Untested India risk running out of gas
I still maintain that India are, on paper, one of the favourites to win this championship, but they need to raise their game quite a few notches. Geoffrey Boycott writes.india Updated: Jun 14, 2009 02:38 IST
What a game we have on our hands on Sunday - a must-win for both England and India and both need to significantly brush up their act if they intend to make a serious bid for the winner's trophy. I'm sorry, but the matches against South Africa and West Indies have exposed some gaping holes in the two team's armouries. And unless these holes are plugged, I don't see either team holding that trophy aloft.
I still maintain that India are, on paper, one of the favourites to win this championship, but they need to raise their game quite a few notches. Their trouble is that they have not really been tested in this tournament except when they came up against the Windies, and that has worked against them.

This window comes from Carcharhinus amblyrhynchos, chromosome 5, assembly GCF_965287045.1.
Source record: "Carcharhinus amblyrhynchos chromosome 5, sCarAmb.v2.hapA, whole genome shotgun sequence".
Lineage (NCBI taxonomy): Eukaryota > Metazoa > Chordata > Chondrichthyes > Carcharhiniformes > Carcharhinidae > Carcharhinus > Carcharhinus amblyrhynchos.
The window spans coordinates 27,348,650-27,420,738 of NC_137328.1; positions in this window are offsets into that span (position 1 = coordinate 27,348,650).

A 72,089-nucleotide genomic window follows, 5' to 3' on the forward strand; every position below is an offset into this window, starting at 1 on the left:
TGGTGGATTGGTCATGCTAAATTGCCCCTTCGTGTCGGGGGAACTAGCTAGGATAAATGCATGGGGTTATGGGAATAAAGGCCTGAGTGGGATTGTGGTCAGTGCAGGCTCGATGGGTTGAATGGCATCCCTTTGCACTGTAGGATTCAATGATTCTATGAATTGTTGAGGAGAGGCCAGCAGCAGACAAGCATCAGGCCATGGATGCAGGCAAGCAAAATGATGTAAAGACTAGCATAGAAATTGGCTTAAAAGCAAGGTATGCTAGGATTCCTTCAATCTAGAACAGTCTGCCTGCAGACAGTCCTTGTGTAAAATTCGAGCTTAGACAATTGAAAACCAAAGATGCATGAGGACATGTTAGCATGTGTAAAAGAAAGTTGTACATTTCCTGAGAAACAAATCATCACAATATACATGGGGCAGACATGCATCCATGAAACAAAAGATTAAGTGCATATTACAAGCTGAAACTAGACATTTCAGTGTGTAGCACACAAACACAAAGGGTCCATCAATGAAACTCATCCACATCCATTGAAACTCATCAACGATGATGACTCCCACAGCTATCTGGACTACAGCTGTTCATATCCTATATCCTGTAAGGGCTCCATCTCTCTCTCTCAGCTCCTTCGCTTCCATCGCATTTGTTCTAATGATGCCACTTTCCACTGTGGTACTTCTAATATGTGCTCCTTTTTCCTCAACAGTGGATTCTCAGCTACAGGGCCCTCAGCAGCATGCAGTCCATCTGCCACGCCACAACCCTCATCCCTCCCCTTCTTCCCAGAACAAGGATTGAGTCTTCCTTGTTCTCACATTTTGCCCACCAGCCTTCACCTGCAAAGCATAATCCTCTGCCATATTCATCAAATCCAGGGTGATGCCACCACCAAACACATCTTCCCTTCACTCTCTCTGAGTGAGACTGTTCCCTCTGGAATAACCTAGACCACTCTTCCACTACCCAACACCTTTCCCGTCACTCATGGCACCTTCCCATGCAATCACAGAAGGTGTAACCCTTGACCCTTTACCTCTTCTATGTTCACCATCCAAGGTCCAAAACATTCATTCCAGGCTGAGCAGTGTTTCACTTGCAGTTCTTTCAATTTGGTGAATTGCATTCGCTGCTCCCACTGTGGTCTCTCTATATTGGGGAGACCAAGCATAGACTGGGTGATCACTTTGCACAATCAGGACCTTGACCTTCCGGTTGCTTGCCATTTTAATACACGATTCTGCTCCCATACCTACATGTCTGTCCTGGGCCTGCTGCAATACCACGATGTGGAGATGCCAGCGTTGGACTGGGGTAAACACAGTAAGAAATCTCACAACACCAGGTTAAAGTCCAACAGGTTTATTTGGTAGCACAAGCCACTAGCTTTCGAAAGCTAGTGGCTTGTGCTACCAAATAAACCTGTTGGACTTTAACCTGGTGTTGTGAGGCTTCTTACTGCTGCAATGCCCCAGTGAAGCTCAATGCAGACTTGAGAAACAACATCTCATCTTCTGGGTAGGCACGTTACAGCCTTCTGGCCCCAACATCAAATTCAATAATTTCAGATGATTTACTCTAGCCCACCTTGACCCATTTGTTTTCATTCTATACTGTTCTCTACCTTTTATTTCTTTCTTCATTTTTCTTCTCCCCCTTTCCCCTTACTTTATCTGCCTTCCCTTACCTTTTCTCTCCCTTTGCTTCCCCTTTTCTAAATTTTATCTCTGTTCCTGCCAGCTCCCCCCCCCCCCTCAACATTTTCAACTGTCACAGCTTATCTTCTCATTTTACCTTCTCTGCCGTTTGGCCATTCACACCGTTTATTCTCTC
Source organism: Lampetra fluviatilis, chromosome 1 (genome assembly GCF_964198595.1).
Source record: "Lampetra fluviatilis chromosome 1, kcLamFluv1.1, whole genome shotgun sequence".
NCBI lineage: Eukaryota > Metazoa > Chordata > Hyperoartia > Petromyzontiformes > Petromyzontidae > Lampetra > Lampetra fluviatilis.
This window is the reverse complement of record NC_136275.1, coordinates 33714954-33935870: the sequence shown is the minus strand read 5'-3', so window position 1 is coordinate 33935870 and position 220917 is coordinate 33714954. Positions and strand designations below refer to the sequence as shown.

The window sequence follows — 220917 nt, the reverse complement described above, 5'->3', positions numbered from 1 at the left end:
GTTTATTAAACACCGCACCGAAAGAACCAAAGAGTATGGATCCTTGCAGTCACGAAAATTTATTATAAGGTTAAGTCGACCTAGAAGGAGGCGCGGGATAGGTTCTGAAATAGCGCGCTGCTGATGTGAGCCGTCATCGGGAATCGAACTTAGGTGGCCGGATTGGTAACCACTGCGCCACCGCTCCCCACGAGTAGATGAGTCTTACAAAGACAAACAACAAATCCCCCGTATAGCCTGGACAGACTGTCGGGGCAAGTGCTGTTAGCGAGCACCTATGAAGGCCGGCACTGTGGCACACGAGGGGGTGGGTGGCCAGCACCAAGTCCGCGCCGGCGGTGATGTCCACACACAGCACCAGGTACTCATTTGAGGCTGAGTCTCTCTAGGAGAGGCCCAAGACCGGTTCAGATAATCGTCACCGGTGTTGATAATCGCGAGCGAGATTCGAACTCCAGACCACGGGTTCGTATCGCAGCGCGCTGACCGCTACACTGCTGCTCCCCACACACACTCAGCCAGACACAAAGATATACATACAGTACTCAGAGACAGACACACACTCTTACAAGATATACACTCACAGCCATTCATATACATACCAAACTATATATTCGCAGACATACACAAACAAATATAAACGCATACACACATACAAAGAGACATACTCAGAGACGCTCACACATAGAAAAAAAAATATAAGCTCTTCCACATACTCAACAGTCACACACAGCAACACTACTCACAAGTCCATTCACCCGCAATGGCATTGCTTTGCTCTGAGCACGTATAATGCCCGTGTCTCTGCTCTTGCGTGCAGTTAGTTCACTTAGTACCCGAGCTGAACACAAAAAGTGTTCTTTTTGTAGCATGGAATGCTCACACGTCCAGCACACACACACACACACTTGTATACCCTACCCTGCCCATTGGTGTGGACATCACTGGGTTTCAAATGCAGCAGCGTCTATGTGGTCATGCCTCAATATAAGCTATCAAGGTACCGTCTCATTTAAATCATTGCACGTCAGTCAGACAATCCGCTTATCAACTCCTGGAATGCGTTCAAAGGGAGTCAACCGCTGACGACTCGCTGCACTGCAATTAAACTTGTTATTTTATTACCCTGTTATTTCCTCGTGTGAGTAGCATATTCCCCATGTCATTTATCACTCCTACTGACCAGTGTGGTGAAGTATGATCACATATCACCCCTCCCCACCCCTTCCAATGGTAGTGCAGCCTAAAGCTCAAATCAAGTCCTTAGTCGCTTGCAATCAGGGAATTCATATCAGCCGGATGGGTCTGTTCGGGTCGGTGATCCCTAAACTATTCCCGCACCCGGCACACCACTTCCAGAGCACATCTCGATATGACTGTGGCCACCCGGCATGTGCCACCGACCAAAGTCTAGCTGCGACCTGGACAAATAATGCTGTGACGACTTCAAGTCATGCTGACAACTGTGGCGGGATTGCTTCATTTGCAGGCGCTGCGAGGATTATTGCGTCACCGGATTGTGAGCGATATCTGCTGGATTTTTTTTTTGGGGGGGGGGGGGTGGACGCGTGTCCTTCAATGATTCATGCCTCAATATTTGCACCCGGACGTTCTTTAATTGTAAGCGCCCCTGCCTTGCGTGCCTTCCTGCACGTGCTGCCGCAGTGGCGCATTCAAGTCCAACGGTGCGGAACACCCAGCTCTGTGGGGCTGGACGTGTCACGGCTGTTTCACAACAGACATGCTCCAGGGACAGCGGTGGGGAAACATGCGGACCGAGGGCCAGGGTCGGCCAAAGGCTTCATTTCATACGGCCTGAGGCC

We are in the Super Eights now, which is the business end of the tournament, so MS Dhoni and his boys need to forget their triumphs against the likes of Bangladesh and Ireland. Against the West Indies, it didn't help India that their opponents seem to thrive on this format of the game, which is cricket's answer to baseball. Small wonder that so many of the youngsters have taken to it.
By going inside out and lofting the Indian spinners over extra cover, Dwayne Bravo has shown others how to play them, and no doubt India will be careful not to repeat the mistake of focusing too hard on a single batsman, as they did with Chris Gayle.
And what of England? Typically erratic against South Africa, they looked very far from the limited-overs team that they have the potential to become. Make no mistake, South Africa's win was far easier than it looked. The fact that they took 18.2 overs to overhaul a target of 112 doesn't mean they found the going tough. They simply chose to be clinical.
I also think too much was made of England's win against Pakistan, and no allowance made for the fact that South Africa's bowlers belong to a different league altogether. Against India, too, England may find the going tough if they continue to blindly attack.